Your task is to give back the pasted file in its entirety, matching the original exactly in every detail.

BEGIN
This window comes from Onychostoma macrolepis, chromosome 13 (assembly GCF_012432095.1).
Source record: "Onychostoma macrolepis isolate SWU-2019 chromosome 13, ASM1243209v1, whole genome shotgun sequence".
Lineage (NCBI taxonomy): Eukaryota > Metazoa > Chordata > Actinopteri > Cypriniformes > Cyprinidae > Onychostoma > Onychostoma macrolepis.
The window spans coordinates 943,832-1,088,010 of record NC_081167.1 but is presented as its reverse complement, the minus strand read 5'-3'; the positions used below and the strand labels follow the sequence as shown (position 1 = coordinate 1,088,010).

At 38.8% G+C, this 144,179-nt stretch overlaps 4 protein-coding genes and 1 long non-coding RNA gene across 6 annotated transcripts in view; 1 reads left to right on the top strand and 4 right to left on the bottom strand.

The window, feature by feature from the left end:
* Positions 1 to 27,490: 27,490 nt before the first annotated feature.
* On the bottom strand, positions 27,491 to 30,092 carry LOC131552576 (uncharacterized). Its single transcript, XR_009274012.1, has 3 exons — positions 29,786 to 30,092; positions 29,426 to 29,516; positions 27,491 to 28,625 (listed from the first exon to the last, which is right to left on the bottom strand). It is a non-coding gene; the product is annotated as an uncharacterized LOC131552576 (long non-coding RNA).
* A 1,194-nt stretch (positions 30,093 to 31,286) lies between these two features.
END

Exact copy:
This window comes from Onychostoma macrolepis, chromosome 13 (assembly GCF_012432095.1).
Source record: "Onychostoma macrolepis isolate SWU-2019 chromosome 13, ASM1243209v1, whole genome shotgun sequence".
Lineage (NCBI taxonomy): Eukaryota > Metazoa > Chordata > Actinopteri > Cypriniformes > Cyprinidae > Onychostoma > Onychostoma macrolepis.
The window spans coordinates 943,832-1,088,010 of record NC_081167.1 but is presented as its reverse complement, the minus strand read 5'-3'; the positions used below and the strand labels follow the sequence as shown (position 1 = coordinate 1,088,010).

At 38.8% G+C, this 144,179-nt stretch overlaps 4 protein-coding genes and 1 long non-coding RNA gene across 6 annotated transcripts in view; 1 reads left to right on the top strand and 4 right to left on the bottom strand.

The window, feature by feature from the left end:
* Positions 1 to 27,490: 27,490 nt before the first annotated feature.
* On the bottom strand, positions 27,491 to 30,092 carry LOC131552576 (uncharacterized). Its single transcript, XR_009274012.1, has 3 exons — positions 29,786 to 30,092; positions 29,426 to 29,516; positions 27,491 to 28,625 (listed from the first exon to the last, which is right to left on the bottom strand). It is a non-coding gene; the product is annotated as an uncharacterized LOC131552576 (long non-coding RNA).
* A 1,194-nt stretch (positions 30,093 to 31,286) lies between these two features.